George
     
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  16. revjohn

    revjohn Well-Known Member

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    Initially maybe not. It is as much a part of family culture as anything else which influences us as we grow.

    If we live in a particularly religious/devout home we will be introduced to that belief system and it will be "normal" to us.

    As we grow and gain exposure to other belief systems or even the ideas of non-belief we are presented with options we may choose from.

    Our relative "freedom" to chose other than what was normalized for us will likely hinge on relationships that bind us/repel us from our initial norms and those that attract/disgust us with respect to aluen ideas.

    At some level we do choose what we will believe and that variation from our initial norms might be huge or slight.

    Theoretically, I could reject Calvinism and embrace Arminianism. It would take one amazingly convincing argument but one could possibly be made.

    Theoretically, I could reject Reformed Christianity for Eastern Orthodoxy, Judaism, Islam or nothing. None of it would be easy since most of my suppirt systems are located in Christian and Reformed thought.

    I doubt that most of us invent our own belief systems from scratch even if we cobble together a nonsystematic theological dog's breakfast. Choice is inherent at some point.
     
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  17. BetteTheRed

    BetteTheRed Resident Heretic

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    John, I just can't see the choice. I absolutely get the "not from scratch". I have walked on and off an ostensibly "Christian" path for more of my life than not. I came from atheists, and people who read a lot of books, for fun. Some sort of wyrd God-gene caused me to grow up as a Lutheran (I dragged my younger sisters to church, had them baptized, etc., on my own volition; for the record, they largely think I'm crazy, religion-wise). And as a family of serious readers, I am so culturally Christian that I can't divorce myself from that (Steinbeck, as much as anyone, with a soupcon of Montgomery's war horror plus a huge pile of Robertson Davies and Atwood).

    So, I am wedded to social justice and environmental issues, thanks to my atheist Dad's passion for those issues. My immigrant childhood, and my lapsed Catholic mother and her family, tells me that living in community and finding friends outside of your family is vital to your health and well-being. So, in a Christian country, these types of urges lead me into a liberal, social-justice-seeking Christian congregation. In another culture, I think I'd be led into a different religion, probably the dominant literary one. I just don't see the choice. I see logic.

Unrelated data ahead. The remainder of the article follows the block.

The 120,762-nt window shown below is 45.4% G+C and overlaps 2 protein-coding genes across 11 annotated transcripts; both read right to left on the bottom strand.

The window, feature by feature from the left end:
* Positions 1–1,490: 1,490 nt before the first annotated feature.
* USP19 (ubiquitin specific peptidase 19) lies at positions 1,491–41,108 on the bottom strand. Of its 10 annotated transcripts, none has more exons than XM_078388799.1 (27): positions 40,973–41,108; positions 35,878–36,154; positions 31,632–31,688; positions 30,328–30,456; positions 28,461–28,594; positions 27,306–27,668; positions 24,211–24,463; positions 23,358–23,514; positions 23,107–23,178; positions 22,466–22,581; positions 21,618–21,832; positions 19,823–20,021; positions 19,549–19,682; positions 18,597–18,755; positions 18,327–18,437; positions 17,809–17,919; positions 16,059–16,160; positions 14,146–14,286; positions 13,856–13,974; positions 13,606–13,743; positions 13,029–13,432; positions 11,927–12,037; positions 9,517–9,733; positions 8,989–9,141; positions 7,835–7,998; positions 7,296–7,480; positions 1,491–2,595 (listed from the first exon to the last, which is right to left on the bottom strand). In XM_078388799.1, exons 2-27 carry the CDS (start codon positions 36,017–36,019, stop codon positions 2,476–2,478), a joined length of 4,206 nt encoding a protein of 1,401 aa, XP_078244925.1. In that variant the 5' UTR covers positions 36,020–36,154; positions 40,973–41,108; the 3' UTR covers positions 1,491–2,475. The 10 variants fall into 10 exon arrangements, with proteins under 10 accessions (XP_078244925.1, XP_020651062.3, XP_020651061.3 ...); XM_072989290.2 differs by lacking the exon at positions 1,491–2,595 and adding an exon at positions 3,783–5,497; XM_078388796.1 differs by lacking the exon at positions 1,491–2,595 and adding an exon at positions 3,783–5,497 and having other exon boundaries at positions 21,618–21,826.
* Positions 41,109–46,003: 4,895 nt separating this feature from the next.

18. paradox3

    paradox3 Well-Known Member

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    Similar to @BetteTheRed, I come from an atheist father and a lapsed Christian mother. In my case Anglican rather than Catholic. My mom was the product of an Irish Protestant mother and a Jewish father.

    For my religious upbringing I was mostly "sent" to a United Church although I was sometimes accompanied by my mom.

    I have wound up as an active United Church member. Fairly liberal in my views although not embracing the progressive label for a variety of reasons.

    So I am a Christian (rather than a Muslim or Buddhist) because of my upbringing. But I have made a conscious decision to stay with the faith of my childhood.

    There is something powerful that still draws me to it. Is it the call of God? Nostalgia? An emotional connection to the stories and music? Right now I really don't care about the reason(s) for my commitment to this path. I have done enough intellectualizing about it for the time being.
     
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  19. paradox3

    paradox3 Well-Known Member

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    I agree that in another culture I would likely be in a different religion, especially if I had been exposed to it in childhood. I see both logic and choice, however. There is also the community aspect and social justice efforts which influence us as you mentioned upthread.
     
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  20. BetteTheRed

    BetteTheRed Resident Heretic

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    But P3, it's absolutely not about a choice, for you, is it? I guess we could choose between going a spiritual path all alone, and trying it in company. The latter is a lot more appealing; I guess it's a choice of sorts but it doesn't feel very wise to choose solitary. To me, the only 'choice' is finding a group that can tolerate my questioning/ideas.